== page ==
This exploration of diction, amateur poetry, and T.S. Eliot was written by Angela, one of our new writers. If this piece's spastic brilliance is any indication of things to come, she'll be doing all of the writing from now on. A definite plus for readers.
As we have already established*, the purpose of language is to express one's thoughts, and, by extension, communicate, whether it be with others or with oneself. It follows, then, that the purpose of literature is to express an idea; as a natural consequence, it follows that extraneous words or phrases irrelevant to the piece's true message should be removed from their host literature. The purpose of grammar** is to cut down on syllable mass/general confusion while retaining meaning.
Once one moves into the realm of poetry, however, wordiness becomes less a matter of syntax and instead a matter of diction. When comparing the writing of amateurs against that of the masters, one difference immediately jumps out: the language (obviously). A new hand at verse will say exactly what the matter is at its face value, very plainly, very literally, and often with figures of speech so simple that they don’t count as figures of speech at all.
Meanwhile, a more experienced poet will mix the bag; they will evade ideas that can be stated in commonplace speech or word arrangements, and at times it will seem like they are ducking away from the meaning, relying on pretty words and rhythms to serve as sufficient entertainment.
And some poets do that. It’s a natural reaction for an aspiring writer who compares his work to that of the masters, upon realizing that one of the biggest differences is unusual word use, to proceed to “improve” his work by tossing in all kinds of weird adjectives, much like that bartender who cuts her customers’ wine with grape juice.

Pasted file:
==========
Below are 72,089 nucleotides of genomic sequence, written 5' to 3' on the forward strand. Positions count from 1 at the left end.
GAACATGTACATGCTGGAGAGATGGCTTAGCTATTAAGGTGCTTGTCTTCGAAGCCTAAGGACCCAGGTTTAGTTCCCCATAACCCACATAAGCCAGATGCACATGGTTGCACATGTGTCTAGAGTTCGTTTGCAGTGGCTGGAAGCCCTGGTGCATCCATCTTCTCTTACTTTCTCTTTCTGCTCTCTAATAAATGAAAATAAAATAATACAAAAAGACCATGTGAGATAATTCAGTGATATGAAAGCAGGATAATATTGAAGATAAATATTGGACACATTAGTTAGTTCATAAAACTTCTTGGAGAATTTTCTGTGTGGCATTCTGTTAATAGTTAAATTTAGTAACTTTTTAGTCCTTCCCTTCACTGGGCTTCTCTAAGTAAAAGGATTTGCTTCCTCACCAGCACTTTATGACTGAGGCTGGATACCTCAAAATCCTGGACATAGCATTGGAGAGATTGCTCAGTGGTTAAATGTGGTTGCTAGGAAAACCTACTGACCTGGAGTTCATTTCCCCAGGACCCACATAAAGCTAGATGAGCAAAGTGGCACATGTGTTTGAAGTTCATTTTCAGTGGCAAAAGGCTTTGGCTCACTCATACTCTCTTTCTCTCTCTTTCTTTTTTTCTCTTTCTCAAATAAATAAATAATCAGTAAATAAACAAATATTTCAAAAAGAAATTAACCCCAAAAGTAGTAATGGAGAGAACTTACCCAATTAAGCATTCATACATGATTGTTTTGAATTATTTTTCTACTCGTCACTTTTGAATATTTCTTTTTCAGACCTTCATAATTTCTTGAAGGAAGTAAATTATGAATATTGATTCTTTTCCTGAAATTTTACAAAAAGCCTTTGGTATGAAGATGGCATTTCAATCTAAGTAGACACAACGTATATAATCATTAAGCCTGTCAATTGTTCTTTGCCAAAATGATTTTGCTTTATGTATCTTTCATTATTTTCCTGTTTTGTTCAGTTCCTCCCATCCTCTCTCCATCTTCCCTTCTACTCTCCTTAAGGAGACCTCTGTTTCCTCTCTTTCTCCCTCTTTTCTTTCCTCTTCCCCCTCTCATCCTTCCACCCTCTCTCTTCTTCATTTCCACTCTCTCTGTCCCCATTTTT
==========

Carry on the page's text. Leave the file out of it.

Sometimes it works. But most of the time, it does not; but what a great improvement it seems before the first sip, to have many bottles overflowing with purple liquid rather than paltry dregs in one or two!
The reason why good poets use funny wordings, much like the reason why good brewers add hops, is because the idea they want to express depends upon those additions; the idea simply cannot be put any other way without compromising meaning. When Eliot’s J. Alfred Prufrock describes himself as having “measured out [his] life with coffee spoons,” it would not do for him to instead lament that “[his] life is dull, mundane, pointless and everyday” because that, firstly, is actually more syllables than the original; and, secondly, loses the implication that his routine is automatic enough to seem continuous, among other things. Not only so, but it's just really goddamn boring.
This is supposed to be a poem, not a grocery list.
At the other end, this is a poem, not an embroidered wedding gown with a hundred trailing square feet of lace. And in some ways, poetry is like prose. Ultimately, they are species of literature, and literature exists to convey. Superb diction and original connections are useless in a piece where meaning is not conveyed with dazzling clarity and efficacy. Suppose a painting sprouts glitter just to sparkle and for no purpose innate in the artwork. One might as well brush the glitter off.
Glitter takes up space. That space would be better spent showing the paint underneath.
* we have not yet established this. I frankly see no reason to do it, because the number of people who believe otherwise is extremely small.
** we will establish this later because people complain about grammar too much.